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2012 Draft Prep: QB tiers and strategies

Senior Fantasy Writer
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• Dave Richard's tiers and strategies: Running back | Wide receiver | Tight end | Kicker/DST

When it comes to quarterbacks, you must first decide when to take a quarterback, then decide who. And these will be the two biggest decisions you make on Draft Day.

Four factors will help you make the call on the when:

• What's the scoring like for quarterbacks?
• How many quarterbacks can you start?
• How many teams are in the league?
• What's your personal preference on quarterbacks?

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The more points quarterbacks get compared to everyone else, the more valuable they become. The more quarterbacks you can start, the hotter the commodity they become. The more teams in your league, the more desirable they become. These things are obvious; personal preference is not.

Some people are locked into taking an elite quarterback as soon as possible because those reliable, established ones have the tendency to score lots of points on a weekly basis and be counted on to play every game. Some people prefer to wait for a quarterback, instead picking up quality players at other positions before going with a signal-caller who might not score as consistently but still be productive. Others will wait longer for a passer knowing one will be there at a great draft value, forfeiting consistency.

The only right answer is that there's no wrong answer. Whether you decide to take a quarterback in Round 1 or 2 or wait until halfway through the draft, you're not exactly putting yourself in a dangerous position provided you can only start one and that the league has 12 or fewer teams.

Let's help figure out which way you might want to go.

Go early
Rounds: 1-2
Quarterbacks: Aaron Rodgers, Tom Brady, Drew Brees, Matthew Stafford, Cam Newton
Pros: These are rock-solid starters with 20-point expectations from week to week. Of the group, only Stafford carries injury risk, but the truth is if you're taking a quarterback this early you're never going to bench him (or at least you hope not!). Therefore, it's not as necessary to draft a backup; you can always find someone to fill in on the bye week later. That opens up a roster spot for an extra player, perhaps a running back.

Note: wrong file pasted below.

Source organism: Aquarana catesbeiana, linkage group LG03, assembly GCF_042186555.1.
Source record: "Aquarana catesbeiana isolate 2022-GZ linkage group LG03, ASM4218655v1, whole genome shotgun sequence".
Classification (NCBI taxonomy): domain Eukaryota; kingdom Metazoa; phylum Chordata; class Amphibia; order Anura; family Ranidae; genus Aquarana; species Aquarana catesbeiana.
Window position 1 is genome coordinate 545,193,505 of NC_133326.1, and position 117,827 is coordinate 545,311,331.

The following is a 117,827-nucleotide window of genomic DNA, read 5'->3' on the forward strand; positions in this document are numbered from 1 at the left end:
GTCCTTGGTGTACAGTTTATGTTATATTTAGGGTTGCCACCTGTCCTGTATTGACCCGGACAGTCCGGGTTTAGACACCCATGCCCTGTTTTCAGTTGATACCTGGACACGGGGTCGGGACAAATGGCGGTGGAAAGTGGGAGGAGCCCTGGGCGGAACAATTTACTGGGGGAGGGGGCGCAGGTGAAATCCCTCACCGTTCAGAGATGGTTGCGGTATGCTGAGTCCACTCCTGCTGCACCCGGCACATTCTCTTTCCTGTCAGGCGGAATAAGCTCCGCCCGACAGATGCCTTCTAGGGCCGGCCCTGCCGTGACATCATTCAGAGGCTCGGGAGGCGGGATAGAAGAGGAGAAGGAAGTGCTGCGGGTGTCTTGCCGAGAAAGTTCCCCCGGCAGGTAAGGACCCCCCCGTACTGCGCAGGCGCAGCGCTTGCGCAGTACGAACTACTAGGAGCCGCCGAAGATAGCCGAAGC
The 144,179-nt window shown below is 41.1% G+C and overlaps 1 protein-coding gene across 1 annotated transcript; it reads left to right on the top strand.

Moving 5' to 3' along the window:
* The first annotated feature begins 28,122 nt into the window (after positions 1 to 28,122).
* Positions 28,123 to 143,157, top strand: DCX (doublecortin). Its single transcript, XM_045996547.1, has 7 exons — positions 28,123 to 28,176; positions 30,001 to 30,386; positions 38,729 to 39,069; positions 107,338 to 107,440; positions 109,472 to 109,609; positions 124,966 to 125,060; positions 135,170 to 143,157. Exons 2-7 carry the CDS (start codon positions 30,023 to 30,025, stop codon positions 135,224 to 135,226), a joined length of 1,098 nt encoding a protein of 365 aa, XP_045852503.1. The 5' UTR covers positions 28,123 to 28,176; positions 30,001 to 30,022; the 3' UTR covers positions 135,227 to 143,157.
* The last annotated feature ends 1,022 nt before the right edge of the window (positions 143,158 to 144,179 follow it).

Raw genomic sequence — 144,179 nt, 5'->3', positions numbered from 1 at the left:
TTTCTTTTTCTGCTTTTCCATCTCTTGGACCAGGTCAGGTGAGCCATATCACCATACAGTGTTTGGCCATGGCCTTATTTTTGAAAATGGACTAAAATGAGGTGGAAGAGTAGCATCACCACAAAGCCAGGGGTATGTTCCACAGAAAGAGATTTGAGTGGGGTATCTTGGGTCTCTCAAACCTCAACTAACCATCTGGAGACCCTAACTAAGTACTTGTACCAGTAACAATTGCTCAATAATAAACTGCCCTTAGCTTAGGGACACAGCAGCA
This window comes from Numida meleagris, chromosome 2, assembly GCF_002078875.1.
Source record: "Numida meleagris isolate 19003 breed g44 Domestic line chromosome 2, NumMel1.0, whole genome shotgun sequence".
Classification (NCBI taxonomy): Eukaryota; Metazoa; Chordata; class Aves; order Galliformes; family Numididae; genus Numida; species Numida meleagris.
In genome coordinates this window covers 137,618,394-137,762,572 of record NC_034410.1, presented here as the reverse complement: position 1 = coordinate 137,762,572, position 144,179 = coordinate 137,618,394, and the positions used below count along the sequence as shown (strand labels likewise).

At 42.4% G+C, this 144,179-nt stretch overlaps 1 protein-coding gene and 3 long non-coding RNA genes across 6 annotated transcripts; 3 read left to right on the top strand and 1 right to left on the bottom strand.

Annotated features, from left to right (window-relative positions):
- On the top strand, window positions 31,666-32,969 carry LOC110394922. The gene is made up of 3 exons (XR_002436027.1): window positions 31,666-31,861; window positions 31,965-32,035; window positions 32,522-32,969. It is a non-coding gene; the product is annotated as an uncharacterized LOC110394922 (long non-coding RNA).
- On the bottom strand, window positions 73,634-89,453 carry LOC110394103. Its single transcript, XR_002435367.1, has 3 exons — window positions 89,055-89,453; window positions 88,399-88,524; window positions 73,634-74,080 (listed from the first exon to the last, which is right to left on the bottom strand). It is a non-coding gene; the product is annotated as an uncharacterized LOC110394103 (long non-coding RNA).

Cons: By spending a top-round pick on a quarterback, you pass on the chance to draft an elite non-quarterback. Statistically that might not be a big deal because quarterbacks put up a ton of points, but if you have to start two or more running backs and two or more receivers, you'll either have to get lucky in your draft or do some detective work in the middle rounds for low-end starters.
When I'll use this strategy: Leagues with 14-plus teams, leagues that start multiple quarterbacks and 12-team non-PPR leagues when I pick toward the middle/end of the first round. I'll never pick a quarterback with an early or middle first-round pick in 10-team leagues knowing everyone will have an all-star quarterback. Round 2 or maybe 3 is when I'll lift a finger for a passer in those smaller formats. If there are heavy yardage bonuses I'll lean toward this crew.

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Go early-middle
Rounds: 4-5
Quarterbacks: Matt Ryan, Eli Manning, Michael Vick, Peyton Manning, Philip Rivers
Pros: To get one of these guys would still mean burning a valuable pick, but not one of your first two (or maybe even four) selections. That should give you a chance to land some elite and very good talent and still get a quarterback capable of at least 15 points per week.
Cons: They're not bad, but they're not elite. Potential to be? Sure, but not quite as reliable as the first five are thought to be. But that's why you're drafting them here and not there. There are some injury risks here with Vick and Peyton Manning so getting a backup for those is a must, but the rest don't require one.
When I'll use this strategy: In most 12-team PPR and all 10-teams leagues. So basically this is the most common draft plan I'll propose, especially if I'm picking in the Top 3 overall.

Go middle
Rounds: 6-7
Quarterbacks: Tony Romo, Ben Roethlisberger
Pros: Excellent value -- you'll get a quarterback after you've drafted at least five starters at other positions. Plus the pressure is on your opponents to get players at those other positions while you can strategize your way into a starter. And expectations aren't too bad for these guys as they'll score close to (if not more) than the early-middle quarterbacks.
Cons: More risk with this pair than the others, though not much. Both are capable of laying an egg more than a few times during the year. Backups are necessary in case they struggle or get hurt, but you could land one in the ensuing round.
When I'll use this strategy: I don't mind waiting for Romo (not so much Big Ben) in Round 6 or 7, but I'll need the draft to fall the right way. That means I'll try to land Romo as late as possible, then follow him up with an upside-laden backup a couple of rounds later. Typically this might happen to me in 12-team leagues.

Go crazy
Rounds: 8-plus
Quarterbacks: Jay Cutler, Matt Schaub, Robert Griffin III, Joe Flacco, Andrew Luck, etc ...